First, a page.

A Baptist church in South Carolina plans to remove a hand-carved statue of Jesus Christ because some congregants believe it’s too “Catholic” for their place of worship. The hand-carved, 7-foot (2-meter) statue and accompanying reliefs depicting scenes from Christ’s life have been displayed outside Red Bank Baptist Church in Lexington for a decade. But in a letter to the artist, Pastor Jeff Wright said the art would be removed this week. “We have discovered that there are people that view the art as Catholic in nature,” Wright wrote in the letter to Delbert Baker Jr. A friend of Baker’s posted the letter on Facebook.”
In his own letter responding to Wright, Baker explained his vision of the art, saying it was meant to show Red Bank Baptist had a focus on Christian outreach.It should be comical -- a Jesus with a too Catholic look about Him -- but it is sad. There is no Sacred Heart which might identify this statue of Jesus with Roman Catholic piety but that is not enough to save it. What is offensive is less the look than the Jesus who is holy and righteous, who denies Himself in suffering even to death, and offers His innocent death on behalf of guilty sinners. It is the Gospel that is offensive -- offensive to our modern ears. According to their pastor, the statue and reliefs bring into question "the theology and core values of Red Bank Baptist Church." That is exactly correct. The issue is not taste but theology, not preferences but truth.
"This is why Christ is represented as though he is stepping outside of the building, not just confined to the idleness of inner walls," Baker wrote in the letter, which his friend also posted on Facebook. "Under each arm, the reliefs depict scriptural and historical events that we as Christians believe represent the life of Christ."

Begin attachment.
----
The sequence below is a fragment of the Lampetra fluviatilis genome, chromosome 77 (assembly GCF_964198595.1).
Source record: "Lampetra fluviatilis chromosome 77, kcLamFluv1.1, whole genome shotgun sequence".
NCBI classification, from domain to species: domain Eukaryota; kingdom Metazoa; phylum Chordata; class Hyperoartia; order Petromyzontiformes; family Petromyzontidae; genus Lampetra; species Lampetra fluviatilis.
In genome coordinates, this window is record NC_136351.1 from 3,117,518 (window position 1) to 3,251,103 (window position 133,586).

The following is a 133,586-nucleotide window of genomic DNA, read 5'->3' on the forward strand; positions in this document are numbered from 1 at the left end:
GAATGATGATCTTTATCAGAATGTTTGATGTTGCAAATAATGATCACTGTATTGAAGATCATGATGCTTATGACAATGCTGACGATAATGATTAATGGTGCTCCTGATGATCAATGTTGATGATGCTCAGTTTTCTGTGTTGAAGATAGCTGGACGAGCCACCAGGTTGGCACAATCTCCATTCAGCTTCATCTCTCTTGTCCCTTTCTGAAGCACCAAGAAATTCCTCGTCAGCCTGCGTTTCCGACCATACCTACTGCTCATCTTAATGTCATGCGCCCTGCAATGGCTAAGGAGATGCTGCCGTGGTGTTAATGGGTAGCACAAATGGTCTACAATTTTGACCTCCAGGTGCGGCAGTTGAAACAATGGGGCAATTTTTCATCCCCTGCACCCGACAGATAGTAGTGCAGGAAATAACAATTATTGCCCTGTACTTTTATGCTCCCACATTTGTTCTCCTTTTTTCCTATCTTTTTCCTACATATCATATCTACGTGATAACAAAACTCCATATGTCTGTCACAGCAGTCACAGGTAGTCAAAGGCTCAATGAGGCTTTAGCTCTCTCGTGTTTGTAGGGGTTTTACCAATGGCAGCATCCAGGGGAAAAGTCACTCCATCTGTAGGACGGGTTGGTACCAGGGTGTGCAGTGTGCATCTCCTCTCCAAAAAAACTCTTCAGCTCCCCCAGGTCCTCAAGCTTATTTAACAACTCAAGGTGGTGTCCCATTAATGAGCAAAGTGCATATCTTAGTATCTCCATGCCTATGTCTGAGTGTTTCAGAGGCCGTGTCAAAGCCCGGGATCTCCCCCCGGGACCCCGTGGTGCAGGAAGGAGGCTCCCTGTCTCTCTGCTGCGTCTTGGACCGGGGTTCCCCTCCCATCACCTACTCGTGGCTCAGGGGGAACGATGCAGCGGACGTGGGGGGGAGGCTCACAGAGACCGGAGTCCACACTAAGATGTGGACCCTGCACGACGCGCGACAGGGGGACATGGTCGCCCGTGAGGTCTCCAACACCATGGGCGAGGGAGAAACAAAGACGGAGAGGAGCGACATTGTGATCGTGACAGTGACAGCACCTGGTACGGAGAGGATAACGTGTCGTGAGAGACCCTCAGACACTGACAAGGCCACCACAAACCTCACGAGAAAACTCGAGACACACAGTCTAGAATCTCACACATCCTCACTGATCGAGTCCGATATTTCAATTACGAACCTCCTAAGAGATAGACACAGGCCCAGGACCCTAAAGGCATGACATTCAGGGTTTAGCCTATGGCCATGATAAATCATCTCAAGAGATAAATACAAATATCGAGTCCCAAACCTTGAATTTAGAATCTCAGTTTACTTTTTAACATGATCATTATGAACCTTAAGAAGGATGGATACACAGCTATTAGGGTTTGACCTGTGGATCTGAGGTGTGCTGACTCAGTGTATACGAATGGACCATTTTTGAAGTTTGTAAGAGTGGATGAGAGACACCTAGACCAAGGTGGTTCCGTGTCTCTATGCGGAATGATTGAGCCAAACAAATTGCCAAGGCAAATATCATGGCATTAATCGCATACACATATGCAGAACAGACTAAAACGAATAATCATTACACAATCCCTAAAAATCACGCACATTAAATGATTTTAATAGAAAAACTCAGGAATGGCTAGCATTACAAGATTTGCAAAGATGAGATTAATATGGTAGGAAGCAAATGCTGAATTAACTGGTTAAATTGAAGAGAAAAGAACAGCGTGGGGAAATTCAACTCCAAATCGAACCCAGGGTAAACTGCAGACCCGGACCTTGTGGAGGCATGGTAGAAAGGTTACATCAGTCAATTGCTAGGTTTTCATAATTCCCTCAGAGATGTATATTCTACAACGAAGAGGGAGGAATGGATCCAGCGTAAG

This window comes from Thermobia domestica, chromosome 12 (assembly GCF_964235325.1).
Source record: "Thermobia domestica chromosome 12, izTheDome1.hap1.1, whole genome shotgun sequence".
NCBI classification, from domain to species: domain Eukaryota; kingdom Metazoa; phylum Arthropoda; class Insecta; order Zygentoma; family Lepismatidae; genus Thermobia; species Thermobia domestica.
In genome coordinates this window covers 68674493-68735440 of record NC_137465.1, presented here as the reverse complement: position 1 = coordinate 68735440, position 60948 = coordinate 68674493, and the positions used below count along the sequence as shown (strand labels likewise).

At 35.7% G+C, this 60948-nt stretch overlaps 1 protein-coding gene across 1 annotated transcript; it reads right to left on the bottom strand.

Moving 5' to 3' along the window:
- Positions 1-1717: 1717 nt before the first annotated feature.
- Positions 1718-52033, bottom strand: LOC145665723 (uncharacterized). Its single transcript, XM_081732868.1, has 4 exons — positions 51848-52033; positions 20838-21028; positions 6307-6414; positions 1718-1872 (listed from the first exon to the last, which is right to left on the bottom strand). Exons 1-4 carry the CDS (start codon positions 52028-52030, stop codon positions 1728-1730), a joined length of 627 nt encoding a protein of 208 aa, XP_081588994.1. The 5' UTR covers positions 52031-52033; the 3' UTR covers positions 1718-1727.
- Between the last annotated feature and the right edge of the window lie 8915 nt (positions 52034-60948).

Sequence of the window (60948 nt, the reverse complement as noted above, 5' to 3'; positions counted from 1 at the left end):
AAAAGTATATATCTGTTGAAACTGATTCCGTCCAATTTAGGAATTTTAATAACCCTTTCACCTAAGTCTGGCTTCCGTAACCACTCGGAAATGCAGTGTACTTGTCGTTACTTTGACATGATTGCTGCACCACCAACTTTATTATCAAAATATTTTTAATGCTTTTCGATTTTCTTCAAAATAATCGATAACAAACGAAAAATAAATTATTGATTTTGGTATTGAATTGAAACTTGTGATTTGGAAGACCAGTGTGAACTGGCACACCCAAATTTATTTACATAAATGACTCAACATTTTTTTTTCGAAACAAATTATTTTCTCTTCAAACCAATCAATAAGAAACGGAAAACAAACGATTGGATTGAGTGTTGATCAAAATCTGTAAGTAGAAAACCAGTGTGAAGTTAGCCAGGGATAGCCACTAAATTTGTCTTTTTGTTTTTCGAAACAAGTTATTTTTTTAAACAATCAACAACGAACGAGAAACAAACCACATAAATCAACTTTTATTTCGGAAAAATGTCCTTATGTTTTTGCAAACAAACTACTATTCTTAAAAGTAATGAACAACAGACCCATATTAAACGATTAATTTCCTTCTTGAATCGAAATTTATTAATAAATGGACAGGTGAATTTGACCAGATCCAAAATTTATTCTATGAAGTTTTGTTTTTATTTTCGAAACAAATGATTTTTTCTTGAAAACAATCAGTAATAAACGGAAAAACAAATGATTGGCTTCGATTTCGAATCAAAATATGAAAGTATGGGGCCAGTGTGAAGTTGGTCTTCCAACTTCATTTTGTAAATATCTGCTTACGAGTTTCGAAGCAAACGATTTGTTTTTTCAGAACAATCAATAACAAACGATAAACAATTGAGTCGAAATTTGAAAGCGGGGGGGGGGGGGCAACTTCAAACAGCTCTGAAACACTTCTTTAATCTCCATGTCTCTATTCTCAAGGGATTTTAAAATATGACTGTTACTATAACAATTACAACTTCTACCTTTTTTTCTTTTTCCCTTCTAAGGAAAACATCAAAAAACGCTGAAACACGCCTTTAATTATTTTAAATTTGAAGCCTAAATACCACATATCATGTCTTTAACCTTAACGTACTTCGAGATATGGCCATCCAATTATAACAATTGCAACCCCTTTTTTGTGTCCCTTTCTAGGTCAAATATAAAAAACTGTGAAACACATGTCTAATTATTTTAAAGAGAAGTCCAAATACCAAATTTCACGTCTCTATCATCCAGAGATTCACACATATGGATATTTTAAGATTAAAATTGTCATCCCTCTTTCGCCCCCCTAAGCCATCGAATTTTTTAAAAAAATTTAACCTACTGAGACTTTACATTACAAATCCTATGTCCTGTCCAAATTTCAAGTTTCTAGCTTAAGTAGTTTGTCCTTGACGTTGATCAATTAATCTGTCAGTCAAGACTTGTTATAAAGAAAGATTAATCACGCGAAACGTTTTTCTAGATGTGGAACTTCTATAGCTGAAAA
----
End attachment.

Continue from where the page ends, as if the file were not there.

While I have no stake in the whole issue, I fear it is one more example of when churches have become uncomfortable with the true Gospel and cannot live with art that speaks the story faithfully. Maybe I am wrong, and I would love to give them the benefit of the doubt, but it seems like more than simply bias and prejudice against Roman Catholics and more like some vocal folks who are uncomfortable with the Christ of the Scriptures. What is interesting is that the relief sculpture has been there for a decade but now it the time when it is being removed. The times, they are a changin, and Jesus is offensive precisely for being Jesus. In that, the Baptists are certainly not alone. While the creator was given the option of taking it down himself, it appears he refused to be party to its removal.